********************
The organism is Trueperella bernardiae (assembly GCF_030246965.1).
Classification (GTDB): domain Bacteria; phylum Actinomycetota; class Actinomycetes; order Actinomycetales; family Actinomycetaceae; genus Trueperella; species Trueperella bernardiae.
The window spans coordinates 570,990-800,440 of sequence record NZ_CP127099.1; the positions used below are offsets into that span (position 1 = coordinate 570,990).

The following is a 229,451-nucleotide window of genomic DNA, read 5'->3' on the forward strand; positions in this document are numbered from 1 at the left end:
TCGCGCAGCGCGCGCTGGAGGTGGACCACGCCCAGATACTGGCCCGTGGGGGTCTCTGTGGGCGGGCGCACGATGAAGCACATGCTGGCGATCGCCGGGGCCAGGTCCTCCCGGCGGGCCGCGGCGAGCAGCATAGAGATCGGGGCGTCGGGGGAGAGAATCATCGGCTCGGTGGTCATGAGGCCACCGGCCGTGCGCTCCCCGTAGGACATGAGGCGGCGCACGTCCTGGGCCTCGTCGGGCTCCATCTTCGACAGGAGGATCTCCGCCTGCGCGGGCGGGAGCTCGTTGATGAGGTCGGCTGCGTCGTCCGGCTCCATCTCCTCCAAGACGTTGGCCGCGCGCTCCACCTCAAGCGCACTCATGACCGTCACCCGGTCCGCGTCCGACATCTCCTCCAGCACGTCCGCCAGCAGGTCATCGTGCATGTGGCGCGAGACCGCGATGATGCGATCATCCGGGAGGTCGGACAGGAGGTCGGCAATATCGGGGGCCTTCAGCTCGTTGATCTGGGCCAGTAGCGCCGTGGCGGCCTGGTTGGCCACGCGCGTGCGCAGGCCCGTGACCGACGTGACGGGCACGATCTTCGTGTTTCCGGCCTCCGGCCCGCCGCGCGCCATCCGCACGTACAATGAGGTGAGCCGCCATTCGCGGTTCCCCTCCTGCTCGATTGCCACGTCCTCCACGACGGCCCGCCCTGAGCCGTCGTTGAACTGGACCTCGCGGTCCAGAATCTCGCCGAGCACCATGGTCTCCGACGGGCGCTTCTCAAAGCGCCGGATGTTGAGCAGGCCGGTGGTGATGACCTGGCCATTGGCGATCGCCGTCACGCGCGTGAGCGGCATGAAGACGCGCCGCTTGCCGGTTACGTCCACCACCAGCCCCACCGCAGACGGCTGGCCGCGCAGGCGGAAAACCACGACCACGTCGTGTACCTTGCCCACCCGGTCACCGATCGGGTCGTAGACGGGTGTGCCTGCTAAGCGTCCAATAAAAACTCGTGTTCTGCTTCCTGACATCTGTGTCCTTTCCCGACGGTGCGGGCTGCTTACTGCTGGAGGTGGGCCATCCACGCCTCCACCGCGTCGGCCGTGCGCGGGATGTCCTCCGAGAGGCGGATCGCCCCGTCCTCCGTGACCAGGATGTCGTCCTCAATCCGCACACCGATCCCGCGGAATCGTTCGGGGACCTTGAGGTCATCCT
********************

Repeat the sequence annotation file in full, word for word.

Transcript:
The organism is Trueperella bernardiae (assembly GCF_030246965.1).
Classification (GTDB): domain Bacteria; phylum Actinomycetota; class Actinomycetes; order Actinomycetales; family Actinomycetaceae; genus Trueperella; species Trueperella bernardiae.
The window spans coordinates 570,990-800,440 of sequence record NZ_CP127099.1; the positions used below are offsets into that span (position 1 = coordinate 570,990).

The following is a 229,451-nucleotide window of genomic DNA, read 5'->3' on the forward strand; positions in this document are numbered from 1 at the left end:
TCGCGCAGCGCGCGCTGGAGGTGGACCACGCCCAGATACTGGCCCGTGGGGGTCTCTGTGGGCGGGCGCACGATGAAGCACATGCTGGCGATCGCCGGGGCCAGGTCCTCCCGGCGGGCCGCGGCGAGCAGCATAGAGATCGGGGCGTCGGGGGAGAGAATCATCGGCTCGGTGGTCATGAGGCCACCGGCCGTGCGCTCCCCGTAGGACATGAGGCGGCGCACGTCCTGGGCCTCGTCGGGCTCCATCTTCGACAGGAGGATCTCCGCCTGCGCGGGCGGGAGCTCGTTGATGAGGTCGGCTGCGTCGTCCGGCTCCATCTCCTCCAAGACGTTGGCCGCGCGCTCCACCTCAAGCGCACTCATGACCGTCACCCGGTCCGCGTCCGACATCTCCTCCAGCACGTCCGCCAGCAGGTCATCGTGCATGTGGCGCGAGACCGCGATGATGCGATCATCCGGGAGGTCGGACAGGAGGTCGGCAATATCGGGGGCCTTCAGCTCGTTGATCTGGGCCAGTAGCGCCGTGGCGGCCTGGTTGGCCACGCGCGTGCGCAGGCCCGTGACCGACGTGACGGGCACGATCTTCGTGTTTCCGGCCTCCGGCCCGCCGCGCGCCATCCGCACGTACAATGAGGTGAGCCGCCATTCGCGGTTCCCCTCCTGCTCGATTGCCACGTCCTCCACGACGGCCCGCCCTGAGCCGTCGTTGAACTGGACCTCGCGGTCCAGAATCTCGCCGAGCACCATGGTCTCCGACGGGCGCTTCTCAAAGCGCCGGATGTTGAGCAGGCCGGTGGTGATGACCTGGCCATTGGCGATCGCCGTCACGCGCGTGAGCGGCATGAAGACGCGCCGCTTGCCGGTTACGTCCACCACCAGCCCCACCGCAGACGGCTGGCCGCGCAGGCGGAAAACCACGACCACGTCGTGTACCTTGCCCACCCGGTCACCGATCGGGTCGTAGACGGGTGTGCCTGCTAAGCGTCCAATAAAAACTCGTGTTCTGCTTCCTGACATCTGTGTCCTTTCCCGACGGTGCGGGCTGCTTACTGCTGGAGGTGGGCCATCCACGCCTCCACCGCGTCGGCCGTGCGCGGGATGTCCTCCGAGAGGCGGATCGCCCCGTCCTCCGTGACCAGGATGTCGTCCTCAATCCGCACACCGATCCCGCGGAATCGTTCGGGGACCTTGAGGTCATCCT